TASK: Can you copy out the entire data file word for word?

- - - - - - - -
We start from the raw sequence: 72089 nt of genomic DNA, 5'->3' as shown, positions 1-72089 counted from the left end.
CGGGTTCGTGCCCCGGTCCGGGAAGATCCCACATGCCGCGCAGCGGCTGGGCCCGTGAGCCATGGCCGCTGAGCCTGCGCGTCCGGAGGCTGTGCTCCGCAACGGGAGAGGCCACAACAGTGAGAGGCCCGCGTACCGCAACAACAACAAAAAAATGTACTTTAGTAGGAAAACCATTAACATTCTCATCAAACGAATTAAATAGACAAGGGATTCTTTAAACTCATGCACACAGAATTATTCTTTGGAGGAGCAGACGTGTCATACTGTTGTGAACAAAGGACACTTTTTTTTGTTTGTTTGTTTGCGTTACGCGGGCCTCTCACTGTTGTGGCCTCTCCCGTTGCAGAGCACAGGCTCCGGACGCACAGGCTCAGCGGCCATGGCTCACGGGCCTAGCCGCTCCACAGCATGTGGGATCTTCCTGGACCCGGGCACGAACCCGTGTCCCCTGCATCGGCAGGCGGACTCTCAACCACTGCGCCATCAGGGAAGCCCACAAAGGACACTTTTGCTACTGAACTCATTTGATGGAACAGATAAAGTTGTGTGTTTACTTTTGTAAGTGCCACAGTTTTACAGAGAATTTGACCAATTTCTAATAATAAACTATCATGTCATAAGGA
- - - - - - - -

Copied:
We start from the raw sequence: 72089 nt of genomic DNA, 5'->3' as shown, positions 1-72089 counted from the left end.
CGGGTTCGTGCCCCGGTCCGGGAAGATCCCACATGCCGCGCAGCGGCTGGGCCCGTGAGCCATGGCCGCTGAGCCTGCGCGTCCGGAGGCTGTGCTCCGCAACGGGAGAGGCCACAACAGTGAGAGGCCCGCGTACCGCAACAACAACAAAAAAATGTACTTTAGTAGGAAAACCATTAACATTCTCATCAAACGAATTAAATAGACAAGGGATTCTTTAAACTCATGCACACAGAATTATTCTTTGGAGGAGCAGACGTGTCATACTGTTGTGAACAAAGGACACTTTTTTTTGTTTGTTTGTTTGCGTTACGCGGGCCTCTCACTGTTGTGGCCTCTCCCGTTGCAGAGCACAGGCTCCGGACGCACAGGCTCAGCGGCCATGGCTCACGGGCCTAGCCGCTCCACAGCATGTGGGATCTTCCTGGACCCGGGCACGAACCCGTGTCCCCTGCATCGGCAGGCGGACTCTCAACCACTGCGCCATCAGGGAAGCCCACAAAGGACACTTTTGCTACTGAACTCATTTGATGGAACAGATAAAGTTGTGTGTTTACTTTTGTAAGTGCCACAGTTTTACAGAGAATTTGACCAATTTCTAATAATAAACTATCATGTCATAAGGA